Another instance brought out by Sharma took place a month later and is further described by history blogger Ratnakar Sadasyula, “The beginnings of the Naval Ratings Mutiny were in an event that occurred on 16 January 1946 when a contingent of more than 60 ratings arrived at the Castle Barracks in Mint Road of Mumbai’s Fort Area. They were from the training ship HMIS Akbar at Thane and it was evening 4 pm. On being informed of their arrival the galley cook, took out 20 loaves of bread, casually added some water to the mutton curry as well as the dal that was from the previous day and served it. The food was so tasteless and substandard that only 17 ratings took it, the rest of them went ashore.”
The authorities took punitive measures including appointing Commander Arthur King a ‘strict no-nonsense’ officer as the new Commanding Officer of Talwar. In retrospect, this was a short-sighted move because he adopted a typical high-handed approach. Similar anti-British slogans again appeared on 01/02 Feb in anticipation of the visit of Vice Admiral JH Godfrey the Flag Officer Commanding Royal Indian Navy (FOCRIN). An early ‘success’ in identifying Leading Telegraphist Balai Chandra (BC) Dutt as the ‘mastermind’ of the painting incident and placing him under close arrest induced false optimism and gung go attitude. However, even after that the slogan writing continued.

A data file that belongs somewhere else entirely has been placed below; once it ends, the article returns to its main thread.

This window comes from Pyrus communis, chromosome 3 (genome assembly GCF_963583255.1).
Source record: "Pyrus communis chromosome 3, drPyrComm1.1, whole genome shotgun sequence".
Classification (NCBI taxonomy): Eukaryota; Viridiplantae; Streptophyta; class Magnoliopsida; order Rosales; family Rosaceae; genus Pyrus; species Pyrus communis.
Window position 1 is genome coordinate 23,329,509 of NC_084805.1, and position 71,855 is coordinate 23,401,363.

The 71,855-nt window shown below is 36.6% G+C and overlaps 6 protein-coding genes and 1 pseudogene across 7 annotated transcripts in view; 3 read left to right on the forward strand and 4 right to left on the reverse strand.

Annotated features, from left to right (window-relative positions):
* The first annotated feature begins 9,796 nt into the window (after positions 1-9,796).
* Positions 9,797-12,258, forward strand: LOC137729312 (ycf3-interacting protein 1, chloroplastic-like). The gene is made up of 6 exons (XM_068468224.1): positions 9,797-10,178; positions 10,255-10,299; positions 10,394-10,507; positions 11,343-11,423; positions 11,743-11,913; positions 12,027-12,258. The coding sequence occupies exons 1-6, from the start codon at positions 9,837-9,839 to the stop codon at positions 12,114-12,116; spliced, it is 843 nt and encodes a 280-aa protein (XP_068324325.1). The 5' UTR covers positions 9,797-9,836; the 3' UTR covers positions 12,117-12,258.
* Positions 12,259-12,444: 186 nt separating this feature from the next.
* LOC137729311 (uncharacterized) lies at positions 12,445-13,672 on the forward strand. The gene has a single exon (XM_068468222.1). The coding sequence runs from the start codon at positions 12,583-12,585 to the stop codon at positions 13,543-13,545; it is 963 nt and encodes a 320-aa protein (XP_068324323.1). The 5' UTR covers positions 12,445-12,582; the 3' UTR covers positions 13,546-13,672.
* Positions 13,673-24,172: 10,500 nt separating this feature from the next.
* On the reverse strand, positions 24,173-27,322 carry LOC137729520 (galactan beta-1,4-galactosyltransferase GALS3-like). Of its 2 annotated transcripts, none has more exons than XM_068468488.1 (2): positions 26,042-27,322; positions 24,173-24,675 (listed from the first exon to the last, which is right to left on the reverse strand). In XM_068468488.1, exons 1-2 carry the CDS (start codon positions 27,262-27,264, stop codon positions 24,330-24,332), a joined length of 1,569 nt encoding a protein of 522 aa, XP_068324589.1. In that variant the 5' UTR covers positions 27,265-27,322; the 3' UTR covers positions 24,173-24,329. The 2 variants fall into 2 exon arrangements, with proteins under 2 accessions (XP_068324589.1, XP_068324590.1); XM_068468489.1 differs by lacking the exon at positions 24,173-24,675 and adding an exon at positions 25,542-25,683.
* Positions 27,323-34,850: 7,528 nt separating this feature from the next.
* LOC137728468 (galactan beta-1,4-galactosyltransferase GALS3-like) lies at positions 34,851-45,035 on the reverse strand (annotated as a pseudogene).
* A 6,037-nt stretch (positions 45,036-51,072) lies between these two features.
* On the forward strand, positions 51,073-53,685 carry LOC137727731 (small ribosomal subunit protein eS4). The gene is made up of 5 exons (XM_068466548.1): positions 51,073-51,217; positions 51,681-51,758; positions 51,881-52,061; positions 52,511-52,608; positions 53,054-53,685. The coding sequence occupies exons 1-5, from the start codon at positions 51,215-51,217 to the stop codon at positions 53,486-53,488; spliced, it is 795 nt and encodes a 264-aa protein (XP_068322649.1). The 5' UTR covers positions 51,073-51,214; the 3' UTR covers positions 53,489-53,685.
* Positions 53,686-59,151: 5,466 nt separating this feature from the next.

Further, there were more troubling signs. A sailor, RK Singh, due for release anyway chose to resign instead, as an act of civil disobedience as Sailors were not allowed to resign as per service rules. He was immediately sentenced and sent to Arthur Road prison. The car of Cdr King was painted with Quit India slogans and his tyres deflated. He also received anonymous threatening calls. Unfortunately, none of these were seem as warning signs.
The more proximate reason occurred on the morning of 06 February 1946, when King entered one of the barracks and abused the communication ratings not on duty as ‘sons ofbitches, Junglees and Coolies’ perceiving that they had not paid attention to his arrival. As a protest against his language, fourteen ratings made individual complaints to Lt Commander Shaw, the Executive Officer. Shaw forwarded the complaints to King and apprised him of the gravity of the situation. However, King deferred the matter until 16 February and then told the ratings that they were making false complaints against the Commanding Officer. He gave them twenty-four hours to rethink. As would be obvious, this was a bizarre situation where the accused was adjudicating on his case. Further, his stubborn attitude matched by the determination of the ratings to seek justice took the situation to a boiling point. On the same day Dutt was informed about the authorities’ decision to demote and discharge him from Service.
On 18 February 1946, the ratings found the breakfast served was not properly cooked and inadequate. BC Dutt who, many years later, authored a book ‘Mutiny of the Innocents’ says: “As a protest, the ratings walked out of the mess hall. Someone shouted the slogan: No Food, No Work.” Satyindra Singh brings out that “the mutiny originated on the then HMIS Talwar and then spread to various naval ships and establishments all over the country and even beyond Indian shores. Only a few remained unaffected”.